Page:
Biodiversity and Conservation

, Volume 25, Issue 12, pp 2361–2379 | Cite as

Floristic diversity of meadow steppes in the Western Siberian Plain: effects of abiotic site conditions, management and landscape structure

  • Wanja P. MatharEmail author
  • Immo Kämpf
  • Till Kleinebecker
  • Igor Kuzmin
  • Andrey Tolstikov
  • Sergey Tupitsin
  • Norbert Hölzel
Original Paper


Temperate grasslands have suffered from severe habitat loss and degradation worldwide. In Russia, vast areas of forest-steppe grasslands have been converted to cropland during Soviet times, whilst remaining grasslands were often intensively grazed. Contrastingly, the collapse of the Soviet Union have resulted in a massive reduction in livestock numbers and cessation of management. Albeit relatively large natural grassland areas remained in the Western Siberian Plain, their present condition is poorly studied. We analysed plant species composition, functional structure and richness of grassland communities and tested for the effect of local factors (management, abiotic site conditions) and landscape factors (patch size, proportion of land cover types) on diversity patterns. Abiotic site conditions, mainly soil moisture and salinity, differentiated distinct community types. Overall, species richness was highest in meadow steppe communities with lower soil moisture and salinity. Grazing intensity and litter accumulation due to cessation of management were significant negative related to species richness and shaped the functional structure. At the landscape scale, diversity in meadow steppe grasslands was higher in forest-grassland mosaics and in small remnants isolated in a matrix of cropland. Our findings highlight that meadow steppes suffered massively under the historical habitat loss and high grazing pressure. Small species-rich remnants are evidence of the former extent of meadow steppe habitats in agricultural landscape, but are likely threatened by an extinction debt. Low intense, irregular mowing maintained species-rich meadow steppe in forest- grassland mosaics, but currently such practices are declining.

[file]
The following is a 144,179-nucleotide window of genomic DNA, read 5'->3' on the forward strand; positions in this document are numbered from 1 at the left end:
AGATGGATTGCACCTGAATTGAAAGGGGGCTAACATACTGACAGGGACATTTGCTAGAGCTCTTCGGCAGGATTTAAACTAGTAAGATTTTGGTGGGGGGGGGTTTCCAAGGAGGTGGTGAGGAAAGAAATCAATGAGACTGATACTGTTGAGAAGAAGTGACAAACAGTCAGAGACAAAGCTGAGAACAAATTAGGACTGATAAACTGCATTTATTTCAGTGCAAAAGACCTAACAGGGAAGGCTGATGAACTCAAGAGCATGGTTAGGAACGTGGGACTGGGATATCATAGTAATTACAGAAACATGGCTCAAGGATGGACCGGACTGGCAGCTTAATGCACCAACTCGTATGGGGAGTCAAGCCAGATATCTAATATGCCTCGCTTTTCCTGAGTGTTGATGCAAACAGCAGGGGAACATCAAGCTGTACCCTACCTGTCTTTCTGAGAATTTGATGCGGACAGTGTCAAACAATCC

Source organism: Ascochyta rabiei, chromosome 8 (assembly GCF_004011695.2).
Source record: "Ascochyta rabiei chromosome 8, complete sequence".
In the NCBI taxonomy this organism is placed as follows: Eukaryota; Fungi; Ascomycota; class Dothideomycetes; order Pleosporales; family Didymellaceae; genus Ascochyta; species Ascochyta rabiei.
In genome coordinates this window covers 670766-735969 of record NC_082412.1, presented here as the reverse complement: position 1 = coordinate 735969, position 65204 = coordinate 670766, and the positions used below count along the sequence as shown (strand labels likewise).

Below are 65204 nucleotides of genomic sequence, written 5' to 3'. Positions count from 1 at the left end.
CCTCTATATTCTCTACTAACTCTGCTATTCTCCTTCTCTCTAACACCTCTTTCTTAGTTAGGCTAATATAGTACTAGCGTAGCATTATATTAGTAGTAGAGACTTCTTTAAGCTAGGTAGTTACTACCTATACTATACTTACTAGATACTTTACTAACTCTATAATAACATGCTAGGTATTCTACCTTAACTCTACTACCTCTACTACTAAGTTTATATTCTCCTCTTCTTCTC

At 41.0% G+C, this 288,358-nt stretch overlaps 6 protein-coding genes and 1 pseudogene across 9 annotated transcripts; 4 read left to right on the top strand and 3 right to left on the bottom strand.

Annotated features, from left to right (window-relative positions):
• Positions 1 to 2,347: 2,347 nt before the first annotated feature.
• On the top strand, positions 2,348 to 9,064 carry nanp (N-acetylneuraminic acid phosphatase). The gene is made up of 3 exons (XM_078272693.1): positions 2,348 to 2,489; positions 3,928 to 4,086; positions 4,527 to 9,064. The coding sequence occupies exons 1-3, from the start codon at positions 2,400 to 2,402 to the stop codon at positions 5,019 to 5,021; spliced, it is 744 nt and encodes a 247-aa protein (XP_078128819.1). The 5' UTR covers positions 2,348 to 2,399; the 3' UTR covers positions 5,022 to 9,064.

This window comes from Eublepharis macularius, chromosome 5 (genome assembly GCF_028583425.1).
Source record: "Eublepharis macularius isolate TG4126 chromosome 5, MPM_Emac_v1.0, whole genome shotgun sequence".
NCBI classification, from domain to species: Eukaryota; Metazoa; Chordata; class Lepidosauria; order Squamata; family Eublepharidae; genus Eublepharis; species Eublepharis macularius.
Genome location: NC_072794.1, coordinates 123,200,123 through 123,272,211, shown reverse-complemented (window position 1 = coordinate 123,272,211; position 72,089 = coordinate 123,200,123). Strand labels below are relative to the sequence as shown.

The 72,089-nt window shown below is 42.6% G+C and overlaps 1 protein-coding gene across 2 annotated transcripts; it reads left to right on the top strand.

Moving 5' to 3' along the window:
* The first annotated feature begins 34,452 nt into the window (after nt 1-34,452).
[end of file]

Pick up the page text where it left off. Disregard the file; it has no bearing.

Grazing Russia Alpha diversity Mass effect Species richness 



This work was conducted as part of project SASCHA (‘Sustainable land management and adaptation strategies to climate change for the Western Siberian grain-belt’). We are grateful for funding by the German Government, Federal Ministry of Education and research within their Sustainable Land Management funding framework (funding reference 01LL0906A,F). Soil samples have been analysed by Martin Freitag, Frederike Velbert and Svenja Kunze. We thank Tim-Martin Wertebach, Sarah Weking and Kathrin Gottbehüt for help with the fieldwork and Johannes Kamp for all organisational issues during the field campaigns.

Supplementary material

10531_2015_1023_MOESM1_ESM.pdf (1.6 mb)
Supplementary material 1 (pdf 1678 kb)


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Copyright information

© Springer Science+Business Media Dordrecht 2015

Authors and Affiliations

  • Wanja P. Mathar
    • 1
    Email author
  • Immo Kämpf
    • 1
    • 2
  • Till Kleinebecker
    • 1
  • Igor Kuzmin
    • 3
  • Andrey Tolstikov
    • 3
  • Sergey Tupitsin
    • 3
  • Norbert Hölzel
    • 1
  1. 1.Institute of Landscape EcologyUniversity of MünsterMünsterGermany
  2. 2.Vegetation Ecology and BotanyUniversity of Applied Sciences OsnabrückOsnabrückGermany
  3. 3.Tyumen State UniversityTyumenRussia

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